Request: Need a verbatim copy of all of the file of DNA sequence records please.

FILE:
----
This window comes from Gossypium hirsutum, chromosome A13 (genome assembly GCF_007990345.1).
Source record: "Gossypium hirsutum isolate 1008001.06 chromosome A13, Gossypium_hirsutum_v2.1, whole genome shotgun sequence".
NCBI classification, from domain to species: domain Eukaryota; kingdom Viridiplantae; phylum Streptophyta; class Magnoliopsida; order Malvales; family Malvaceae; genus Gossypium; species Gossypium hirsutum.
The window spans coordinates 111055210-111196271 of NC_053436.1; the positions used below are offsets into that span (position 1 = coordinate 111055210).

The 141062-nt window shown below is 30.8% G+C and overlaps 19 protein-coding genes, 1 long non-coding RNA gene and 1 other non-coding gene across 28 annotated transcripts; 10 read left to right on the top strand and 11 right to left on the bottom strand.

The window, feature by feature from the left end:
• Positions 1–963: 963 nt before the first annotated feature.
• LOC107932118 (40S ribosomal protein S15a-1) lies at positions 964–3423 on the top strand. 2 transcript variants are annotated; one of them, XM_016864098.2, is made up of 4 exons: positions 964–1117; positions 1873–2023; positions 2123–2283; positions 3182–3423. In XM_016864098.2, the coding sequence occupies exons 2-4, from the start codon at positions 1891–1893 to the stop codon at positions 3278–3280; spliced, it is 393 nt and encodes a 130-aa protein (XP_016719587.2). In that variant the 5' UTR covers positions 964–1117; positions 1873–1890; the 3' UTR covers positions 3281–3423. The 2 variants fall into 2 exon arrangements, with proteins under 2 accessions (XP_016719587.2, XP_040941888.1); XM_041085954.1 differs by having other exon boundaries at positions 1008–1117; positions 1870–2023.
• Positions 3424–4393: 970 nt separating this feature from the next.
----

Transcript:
This window comes from Gossypium hirsutum, chromosome A13 (genome assembly GCF_007990345.1).
Source record: "Gossypium hirsutum isolate 1008001.06 chromosome A13, Gossypium_hirsutum_v2.1, whole genome shotgun sequence".
NCBI classification, from domain to species: domain Eukaryota; kingdom Viridiplantae; phylum Streptophyta; class Magnoliopsida; order Malvales; family Malvaceae; genus Gossypium; species Gossypium hirsutum.
The window spans coordinates 111055210-111196271 of NC_053436.1; the positions used below are offsets into that span (position 1 = coordinate 111055210).

The 141062-nt window shown below is 30.8% G+C and overlaps 19 protein-coding genes, 1 long non-coding RNA gene and 1 other non-coding gene across 28 annotated transcripts; 10 read left to right on the top strand and 11 right to left on the bottom strand.

The window, feature by feature from the left end:
• Positions 1–963: 963 nt before the first annotated feature.
• LOC107932118 (40S ribosomal protein S15a-1) lies at positions 964–3423 on the top strand. 2 transcript variants are annotated; one of them, XM_016864098.2, is made up of 4 exons: positions 964–1117; positions 1873–2023; positions 2123–2283; positions 3182–3423. In XM_016864098.2, the coding sequence occupies exons 2-4, from the start codon at positions 1891–1893 to the stop codon at positions 3278–3280; spliced, it is 393 nt and encodes a 130-aa protein (XP_016719587.2). In that variant the 5' UTR covers positions 964–1117; positions 1873–1890; the 3' UTR covers positions 3281–3423. The 2 variants fall into 2 exon arrangements, with proteins under 2 accessions (XP_016719587.2, XP_040941888.1); XM_041085954.1 differs by having other exon boundaries at positions 1008–1117; positions 1870–2023.
• Positions 3424–4393: 970 nt separating this feature from the next.